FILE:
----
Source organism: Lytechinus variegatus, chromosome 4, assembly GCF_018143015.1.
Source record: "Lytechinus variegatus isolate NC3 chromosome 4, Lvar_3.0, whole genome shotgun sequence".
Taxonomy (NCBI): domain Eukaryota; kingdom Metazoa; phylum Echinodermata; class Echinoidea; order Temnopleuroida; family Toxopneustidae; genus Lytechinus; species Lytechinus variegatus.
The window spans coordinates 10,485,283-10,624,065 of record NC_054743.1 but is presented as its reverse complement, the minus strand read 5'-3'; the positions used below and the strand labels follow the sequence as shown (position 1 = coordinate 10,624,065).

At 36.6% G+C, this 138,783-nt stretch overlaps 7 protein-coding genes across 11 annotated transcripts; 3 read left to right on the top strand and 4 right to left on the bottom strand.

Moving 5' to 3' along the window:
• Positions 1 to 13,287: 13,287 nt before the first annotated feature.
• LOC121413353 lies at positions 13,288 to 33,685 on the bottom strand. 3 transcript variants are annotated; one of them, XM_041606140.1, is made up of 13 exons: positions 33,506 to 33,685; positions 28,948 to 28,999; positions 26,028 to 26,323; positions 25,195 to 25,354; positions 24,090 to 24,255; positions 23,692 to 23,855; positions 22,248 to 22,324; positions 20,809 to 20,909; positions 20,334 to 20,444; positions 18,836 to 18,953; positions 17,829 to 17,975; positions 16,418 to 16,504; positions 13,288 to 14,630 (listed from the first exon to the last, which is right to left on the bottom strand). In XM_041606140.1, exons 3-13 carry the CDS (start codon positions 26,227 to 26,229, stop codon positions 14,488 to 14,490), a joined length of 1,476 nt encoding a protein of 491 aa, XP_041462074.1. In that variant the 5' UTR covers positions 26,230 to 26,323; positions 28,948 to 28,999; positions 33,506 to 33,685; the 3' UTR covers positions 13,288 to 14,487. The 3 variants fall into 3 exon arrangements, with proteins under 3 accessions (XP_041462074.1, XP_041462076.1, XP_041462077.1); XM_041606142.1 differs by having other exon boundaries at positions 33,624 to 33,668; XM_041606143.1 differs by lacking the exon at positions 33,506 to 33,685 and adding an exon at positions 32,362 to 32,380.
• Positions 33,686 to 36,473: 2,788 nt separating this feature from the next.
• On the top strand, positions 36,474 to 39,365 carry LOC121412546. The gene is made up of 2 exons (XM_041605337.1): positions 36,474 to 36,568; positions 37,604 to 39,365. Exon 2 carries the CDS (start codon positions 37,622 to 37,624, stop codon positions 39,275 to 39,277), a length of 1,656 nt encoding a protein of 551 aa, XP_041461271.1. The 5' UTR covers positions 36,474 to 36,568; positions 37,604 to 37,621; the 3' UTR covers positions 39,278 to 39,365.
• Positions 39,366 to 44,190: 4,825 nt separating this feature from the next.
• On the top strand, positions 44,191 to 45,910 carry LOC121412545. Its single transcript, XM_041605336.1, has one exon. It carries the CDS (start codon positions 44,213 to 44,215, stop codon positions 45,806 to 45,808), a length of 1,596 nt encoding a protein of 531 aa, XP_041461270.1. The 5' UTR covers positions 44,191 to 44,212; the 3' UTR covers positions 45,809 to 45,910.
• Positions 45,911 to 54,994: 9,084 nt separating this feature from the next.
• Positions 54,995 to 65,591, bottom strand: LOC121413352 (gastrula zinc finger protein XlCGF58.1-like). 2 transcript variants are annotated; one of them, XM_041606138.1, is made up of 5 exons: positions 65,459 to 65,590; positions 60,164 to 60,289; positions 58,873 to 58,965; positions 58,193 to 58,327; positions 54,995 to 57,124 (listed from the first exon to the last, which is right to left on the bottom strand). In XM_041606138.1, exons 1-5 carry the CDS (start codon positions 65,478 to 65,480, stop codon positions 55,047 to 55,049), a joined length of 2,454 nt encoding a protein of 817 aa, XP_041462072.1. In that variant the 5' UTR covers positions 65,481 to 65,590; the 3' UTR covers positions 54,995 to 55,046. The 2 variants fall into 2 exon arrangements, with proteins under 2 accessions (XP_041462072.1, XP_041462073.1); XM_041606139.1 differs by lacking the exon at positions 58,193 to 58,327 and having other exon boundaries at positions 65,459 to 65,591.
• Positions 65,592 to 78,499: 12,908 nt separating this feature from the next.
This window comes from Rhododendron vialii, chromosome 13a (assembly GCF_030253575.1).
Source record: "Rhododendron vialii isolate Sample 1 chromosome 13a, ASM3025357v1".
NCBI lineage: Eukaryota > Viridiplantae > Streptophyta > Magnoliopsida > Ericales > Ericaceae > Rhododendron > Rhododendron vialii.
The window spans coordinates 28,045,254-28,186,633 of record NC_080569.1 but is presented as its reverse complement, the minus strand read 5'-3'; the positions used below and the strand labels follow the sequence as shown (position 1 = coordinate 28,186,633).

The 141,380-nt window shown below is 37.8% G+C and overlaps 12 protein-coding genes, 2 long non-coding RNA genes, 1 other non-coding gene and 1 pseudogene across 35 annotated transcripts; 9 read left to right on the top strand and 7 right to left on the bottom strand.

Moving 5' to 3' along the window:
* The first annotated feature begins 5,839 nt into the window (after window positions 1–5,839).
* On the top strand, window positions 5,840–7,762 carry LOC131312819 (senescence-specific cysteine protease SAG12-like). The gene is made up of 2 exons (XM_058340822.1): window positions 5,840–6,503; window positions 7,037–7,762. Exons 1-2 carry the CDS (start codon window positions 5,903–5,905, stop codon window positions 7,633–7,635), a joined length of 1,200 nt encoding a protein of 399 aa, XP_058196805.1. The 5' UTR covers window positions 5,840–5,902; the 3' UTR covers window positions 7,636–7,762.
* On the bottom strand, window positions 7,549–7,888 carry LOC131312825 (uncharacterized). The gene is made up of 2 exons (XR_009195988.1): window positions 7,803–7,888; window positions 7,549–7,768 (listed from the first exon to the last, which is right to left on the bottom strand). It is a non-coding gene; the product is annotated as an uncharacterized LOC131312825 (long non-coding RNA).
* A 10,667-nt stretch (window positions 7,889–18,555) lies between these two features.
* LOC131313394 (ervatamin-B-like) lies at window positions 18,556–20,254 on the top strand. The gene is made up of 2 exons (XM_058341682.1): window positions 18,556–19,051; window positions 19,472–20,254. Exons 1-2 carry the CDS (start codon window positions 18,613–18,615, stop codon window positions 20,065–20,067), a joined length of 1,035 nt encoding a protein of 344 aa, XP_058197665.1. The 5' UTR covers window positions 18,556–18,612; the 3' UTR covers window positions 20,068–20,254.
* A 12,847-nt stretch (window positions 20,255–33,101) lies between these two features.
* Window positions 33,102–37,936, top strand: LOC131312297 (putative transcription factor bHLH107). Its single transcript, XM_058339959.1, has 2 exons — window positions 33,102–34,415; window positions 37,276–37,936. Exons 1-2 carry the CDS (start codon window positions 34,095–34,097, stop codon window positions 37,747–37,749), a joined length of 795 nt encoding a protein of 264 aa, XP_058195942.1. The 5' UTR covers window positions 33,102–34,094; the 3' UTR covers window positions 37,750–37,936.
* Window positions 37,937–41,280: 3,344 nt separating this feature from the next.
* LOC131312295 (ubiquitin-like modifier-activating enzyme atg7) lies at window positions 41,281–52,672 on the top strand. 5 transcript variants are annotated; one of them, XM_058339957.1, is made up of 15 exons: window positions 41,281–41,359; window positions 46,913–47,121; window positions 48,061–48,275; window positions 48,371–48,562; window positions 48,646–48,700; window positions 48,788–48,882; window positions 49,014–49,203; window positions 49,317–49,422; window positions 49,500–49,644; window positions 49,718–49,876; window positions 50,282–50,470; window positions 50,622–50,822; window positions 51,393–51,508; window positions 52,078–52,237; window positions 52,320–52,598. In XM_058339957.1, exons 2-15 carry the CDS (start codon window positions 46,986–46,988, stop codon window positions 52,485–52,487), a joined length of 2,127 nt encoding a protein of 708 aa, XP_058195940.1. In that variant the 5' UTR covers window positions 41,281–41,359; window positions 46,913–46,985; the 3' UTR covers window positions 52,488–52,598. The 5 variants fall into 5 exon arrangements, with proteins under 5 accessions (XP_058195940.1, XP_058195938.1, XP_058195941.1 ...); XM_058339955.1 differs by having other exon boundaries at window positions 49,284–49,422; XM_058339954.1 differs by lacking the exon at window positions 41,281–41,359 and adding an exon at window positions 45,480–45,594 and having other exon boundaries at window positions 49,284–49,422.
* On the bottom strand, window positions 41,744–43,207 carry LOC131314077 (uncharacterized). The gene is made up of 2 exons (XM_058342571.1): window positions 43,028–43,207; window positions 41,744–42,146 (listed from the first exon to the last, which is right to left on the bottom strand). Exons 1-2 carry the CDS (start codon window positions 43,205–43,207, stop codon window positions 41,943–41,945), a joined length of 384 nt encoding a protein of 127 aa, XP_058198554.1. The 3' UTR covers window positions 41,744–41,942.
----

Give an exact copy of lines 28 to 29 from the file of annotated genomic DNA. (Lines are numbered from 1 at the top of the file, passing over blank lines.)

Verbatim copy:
* Window positions 33,102–37,936, top strand: LOC131312297 (putative transcription factor bHLH107). Its single transcript, XM_058339959.1, has 2 exons — window positions 33,102–34,415; window positions 37,276–37,936. Exons 1-2 carry the CDS (start codon window positions 34,095–34,097, stop codon window positions 37,747–37,749), a joined length of 795 nt encoding a protein of 264 aa, XP_058195942.1. The 5' UTR covers window positions 33,102–34,094; the 3' UTR covers window positions 37,750–37,936.
* Window positions 37,937–41,280: 3,344 nt separating this feature from the next.